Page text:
By Timothy L. Keiningham, Terry G. Vavra, Lerzan Aksoy, Henri Wallard, 2005
Does it really cost five times more to acquire a new customer than to retain an old customer? Do loyal customers really promote the businesses they like? Are long-term customers more desirable than short-term customers? Do companies need happy employees to create satisfied customers? According to the authors of Loyalty Myths, the answer to all of these questions is a resounding “no”.
“Virtually everything we have been told about the relationship between customer loyalty and financial outcomes is bunk,” write the authors. “The difficult truth regarding customer loyalty is that how it links to growth and profitability is far more complex than we have been led to believe. An improperly directed program can result in keeping the wrong customers and ironically deflating an organization's profitability. A blind pursuit of customer loyalty is at best a case of misallocated resources.But at worst it is a recipe for financial disaster.”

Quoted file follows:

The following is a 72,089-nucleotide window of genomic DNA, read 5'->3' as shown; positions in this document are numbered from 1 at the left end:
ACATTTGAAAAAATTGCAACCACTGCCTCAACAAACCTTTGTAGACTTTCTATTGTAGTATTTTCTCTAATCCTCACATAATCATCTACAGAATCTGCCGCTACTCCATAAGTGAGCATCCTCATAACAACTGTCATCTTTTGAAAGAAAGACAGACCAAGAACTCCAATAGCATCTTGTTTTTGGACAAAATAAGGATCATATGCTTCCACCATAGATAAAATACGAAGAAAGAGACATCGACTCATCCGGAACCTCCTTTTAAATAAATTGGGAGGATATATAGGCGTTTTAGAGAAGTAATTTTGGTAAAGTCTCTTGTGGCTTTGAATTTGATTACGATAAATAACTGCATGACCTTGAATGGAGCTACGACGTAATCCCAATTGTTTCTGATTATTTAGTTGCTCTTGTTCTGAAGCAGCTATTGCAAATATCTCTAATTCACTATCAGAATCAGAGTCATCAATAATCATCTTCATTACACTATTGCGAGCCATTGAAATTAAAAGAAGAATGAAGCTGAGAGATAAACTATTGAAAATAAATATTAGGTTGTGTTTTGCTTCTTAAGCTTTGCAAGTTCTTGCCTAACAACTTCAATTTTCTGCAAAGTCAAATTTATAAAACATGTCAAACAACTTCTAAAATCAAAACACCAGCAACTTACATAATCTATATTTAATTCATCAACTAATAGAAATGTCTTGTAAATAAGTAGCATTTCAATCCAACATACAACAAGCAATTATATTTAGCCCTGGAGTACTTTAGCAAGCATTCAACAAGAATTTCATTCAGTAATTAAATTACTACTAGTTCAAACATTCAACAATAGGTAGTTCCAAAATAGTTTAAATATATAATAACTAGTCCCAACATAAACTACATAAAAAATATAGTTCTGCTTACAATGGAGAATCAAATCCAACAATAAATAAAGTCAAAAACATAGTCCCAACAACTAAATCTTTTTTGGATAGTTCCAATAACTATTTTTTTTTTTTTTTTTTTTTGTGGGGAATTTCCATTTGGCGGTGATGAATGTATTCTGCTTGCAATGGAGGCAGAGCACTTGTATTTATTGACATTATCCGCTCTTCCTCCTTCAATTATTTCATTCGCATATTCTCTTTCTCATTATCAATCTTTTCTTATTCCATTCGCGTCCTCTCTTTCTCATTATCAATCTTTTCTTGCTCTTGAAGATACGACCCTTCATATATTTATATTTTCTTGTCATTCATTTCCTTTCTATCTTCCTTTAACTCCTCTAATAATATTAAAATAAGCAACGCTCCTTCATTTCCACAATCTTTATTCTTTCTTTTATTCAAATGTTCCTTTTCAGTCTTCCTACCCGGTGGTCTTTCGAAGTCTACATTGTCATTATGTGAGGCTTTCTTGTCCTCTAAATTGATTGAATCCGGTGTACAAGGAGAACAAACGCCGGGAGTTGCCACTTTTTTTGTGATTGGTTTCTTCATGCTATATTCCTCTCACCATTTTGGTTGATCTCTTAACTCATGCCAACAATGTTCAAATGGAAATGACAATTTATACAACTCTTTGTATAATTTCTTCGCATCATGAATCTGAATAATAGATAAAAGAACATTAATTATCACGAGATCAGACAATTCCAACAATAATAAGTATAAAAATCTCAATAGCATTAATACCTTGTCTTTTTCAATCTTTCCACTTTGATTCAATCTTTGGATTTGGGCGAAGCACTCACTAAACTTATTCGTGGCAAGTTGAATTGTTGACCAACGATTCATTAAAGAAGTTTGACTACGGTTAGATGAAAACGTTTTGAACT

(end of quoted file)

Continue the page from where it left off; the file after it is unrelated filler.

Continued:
In their new book, Loyalty Myths: Hyped Strategies That Will Put You Out of Business and Proven Tactics That Really Work, Timothy Keiningham, Terry Vavra and their co-authors examine the most popular maxims of customer retention, revealing why these strategies fail, while showing how they poison management practices and affect the bottom line.